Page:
The first step was to build a frame on top of which the bedside cabinets could sit. This frame was built to be high enough so that I could fit my bicycle underneath the cabinet without too much trouble.

I used a series of 3/4” studs bolted to the L track and connected to the bed frame with pocket screws to form the base of the cabinet frame, which itself is 1/2” birch plywood.

installed View of frame skeleton bolted to L track, with bicycle for scale

The frame is split into two sections - one about 36” wide and the other about 18” wide. The 18” section sits lower than the 36” section by about three inches. This space I planned to use for a “hidden” compartment in the bottom of the cabinet.

installed Installing the bottom of the cabinet. Note the offset

installed Cabinet bottoms finished!

The primary challenge was carving the side panels of the wardrobe to match the curved sides of the van. I first cut a piece of cardboard to roughly match the curvature of the van. Then, while holding it perpendicular to and as close to the wall as possible I held a sharpie taped to a wood block in the other hand. By pressing the wood block against the van wall and having the other end (with the sharpie attached) I could traced a line exactly four inches (the size of the wood block) away from the side of the van onto the cardboard piece. This line would follow the curve of the van wall exactly.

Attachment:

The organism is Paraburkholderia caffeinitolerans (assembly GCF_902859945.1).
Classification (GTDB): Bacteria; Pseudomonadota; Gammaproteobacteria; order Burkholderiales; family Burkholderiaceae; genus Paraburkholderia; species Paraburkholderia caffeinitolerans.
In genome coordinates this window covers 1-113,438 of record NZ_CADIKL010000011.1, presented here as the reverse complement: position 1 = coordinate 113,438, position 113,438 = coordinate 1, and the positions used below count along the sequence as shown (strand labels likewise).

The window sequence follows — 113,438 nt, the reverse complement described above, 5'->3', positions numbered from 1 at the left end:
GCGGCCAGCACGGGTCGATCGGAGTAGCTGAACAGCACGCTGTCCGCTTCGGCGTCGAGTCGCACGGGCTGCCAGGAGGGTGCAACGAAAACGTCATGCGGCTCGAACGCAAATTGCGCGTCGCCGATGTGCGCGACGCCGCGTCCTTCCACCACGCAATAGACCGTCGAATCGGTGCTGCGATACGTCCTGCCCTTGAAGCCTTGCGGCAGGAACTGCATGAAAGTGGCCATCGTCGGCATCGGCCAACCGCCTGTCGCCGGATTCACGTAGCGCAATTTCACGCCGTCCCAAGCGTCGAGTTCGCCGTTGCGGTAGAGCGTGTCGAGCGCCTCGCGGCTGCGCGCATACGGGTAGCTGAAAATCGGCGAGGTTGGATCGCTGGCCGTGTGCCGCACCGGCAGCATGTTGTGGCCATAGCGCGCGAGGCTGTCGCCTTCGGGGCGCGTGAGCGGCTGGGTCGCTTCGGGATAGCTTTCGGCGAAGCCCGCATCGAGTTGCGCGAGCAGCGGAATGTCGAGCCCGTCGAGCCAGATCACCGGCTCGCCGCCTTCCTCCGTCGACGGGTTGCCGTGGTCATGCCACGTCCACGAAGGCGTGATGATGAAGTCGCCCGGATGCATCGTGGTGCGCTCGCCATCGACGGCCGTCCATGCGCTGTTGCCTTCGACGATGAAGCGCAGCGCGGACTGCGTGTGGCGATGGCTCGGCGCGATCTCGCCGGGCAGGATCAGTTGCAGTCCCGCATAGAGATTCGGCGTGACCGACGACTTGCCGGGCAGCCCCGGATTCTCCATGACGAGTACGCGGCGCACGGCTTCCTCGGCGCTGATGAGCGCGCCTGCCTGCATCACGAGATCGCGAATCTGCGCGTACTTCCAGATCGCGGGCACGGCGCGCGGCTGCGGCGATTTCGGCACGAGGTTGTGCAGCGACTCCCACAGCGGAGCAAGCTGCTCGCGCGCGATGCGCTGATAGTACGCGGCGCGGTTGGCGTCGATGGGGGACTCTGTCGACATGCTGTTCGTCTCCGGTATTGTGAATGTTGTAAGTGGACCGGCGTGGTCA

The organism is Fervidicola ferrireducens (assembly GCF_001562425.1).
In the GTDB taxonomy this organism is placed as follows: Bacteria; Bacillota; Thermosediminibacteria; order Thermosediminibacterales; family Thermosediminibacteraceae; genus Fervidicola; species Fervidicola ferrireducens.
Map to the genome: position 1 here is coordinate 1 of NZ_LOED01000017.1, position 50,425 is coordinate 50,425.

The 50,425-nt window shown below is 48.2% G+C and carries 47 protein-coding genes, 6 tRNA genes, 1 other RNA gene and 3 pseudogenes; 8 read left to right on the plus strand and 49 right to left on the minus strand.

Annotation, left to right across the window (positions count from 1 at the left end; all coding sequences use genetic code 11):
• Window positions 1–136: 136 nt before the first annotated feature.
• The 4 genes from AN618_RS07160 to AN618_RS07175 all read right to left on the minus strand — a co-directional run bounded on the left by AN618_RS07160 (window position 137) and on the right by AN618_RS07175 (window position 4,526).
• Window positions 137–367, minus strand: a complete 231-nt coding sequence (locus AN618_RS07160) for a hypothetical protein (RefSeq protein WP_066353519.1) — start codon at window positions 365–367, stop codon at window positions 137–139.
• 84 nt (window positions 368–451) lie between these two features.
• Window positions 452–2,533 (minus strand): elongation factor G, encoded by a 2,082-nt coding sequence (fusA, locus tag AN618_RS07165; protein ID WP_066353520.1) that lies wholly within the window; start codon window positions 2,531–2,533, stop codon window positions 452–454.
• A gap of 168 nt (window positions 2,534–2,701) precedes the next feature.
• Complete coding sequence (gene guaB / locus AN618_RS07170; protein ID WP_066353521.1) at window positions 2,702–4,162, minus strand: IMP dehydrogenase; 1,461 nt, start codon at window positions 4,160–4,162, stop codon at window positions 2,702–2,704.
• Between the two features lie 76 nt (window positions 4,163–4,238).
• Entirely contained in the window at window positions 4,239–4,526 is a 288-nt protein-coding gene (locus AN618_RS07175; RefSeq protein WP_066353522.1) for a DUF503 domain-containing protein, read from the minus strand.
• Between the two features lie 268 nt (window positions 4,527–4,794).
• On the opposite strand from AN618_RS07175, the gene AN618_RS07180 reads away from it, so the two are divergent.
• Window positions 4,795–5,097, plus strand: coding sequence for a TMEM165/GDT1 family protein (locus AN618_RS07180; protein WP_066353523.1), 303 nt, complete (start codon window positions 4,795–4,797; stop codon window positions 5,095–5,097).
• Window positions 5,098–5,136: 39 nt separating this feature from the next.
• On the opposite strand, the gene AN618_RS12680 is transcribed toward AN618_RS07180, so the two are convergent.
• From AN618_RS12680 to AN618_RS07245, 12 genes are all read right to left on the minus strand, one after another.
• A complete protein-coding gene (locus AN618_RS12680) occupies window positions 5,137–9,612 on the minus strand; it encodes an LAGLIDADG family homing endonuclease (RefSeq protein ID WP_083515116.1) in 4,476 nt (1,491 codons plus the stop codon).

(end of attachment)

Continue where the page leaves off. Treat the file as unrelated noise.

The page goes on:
Thankfully, I didn’t actually need to be that precise since nothing terrible would happen if these cabinet sides did not perfectly match.

The cabinet body (like almost all the other furniture in the van) is triple coated with water baed polyurethane or primed and painted in glossy white.

installed Cabinet partially finished/installed

I divided the 36” space into two 18” columns with a variety of shelf heights, from 11” to 7”. This works well enough to hold my clothes, although I think a more efficient layout could use either three 12” columns or two columns of 12” and 24”, and have more shelves in the 7-8” range than the 10-11” range. It seems that most clothes take up about 12” of space when folded, and I also rarely stack clothes higher than 7-8”.

installed All shelves finished, cabinet doors partially installed

I used 1/2” overlay cabinet hinges for the cabinet doors with roller catches to keep them from swinging open when driving. It was actually very frustrating to install these cabinet doors since most cabinet hinges are made to be embedded in thicker (5/8”) cabinet doors. I couldn’t believe how much this 1/8” difference made. I had to take the doors back to the shop many times to repaint and fill the spots where the hinge body broke through the other side of the door.

installed Cabinet doors installed!


Secret Compartment

I made a false bottom for the right hand wardrobe which can be opened with a fish spatula or other similar flexible-but-rigid material. The underlying space is the perfect size for laptops, passports, and other small valuables.




I made a simple shelf for the remaining 18” of bedside table which is able to hold a few books and other nightstand items. cpt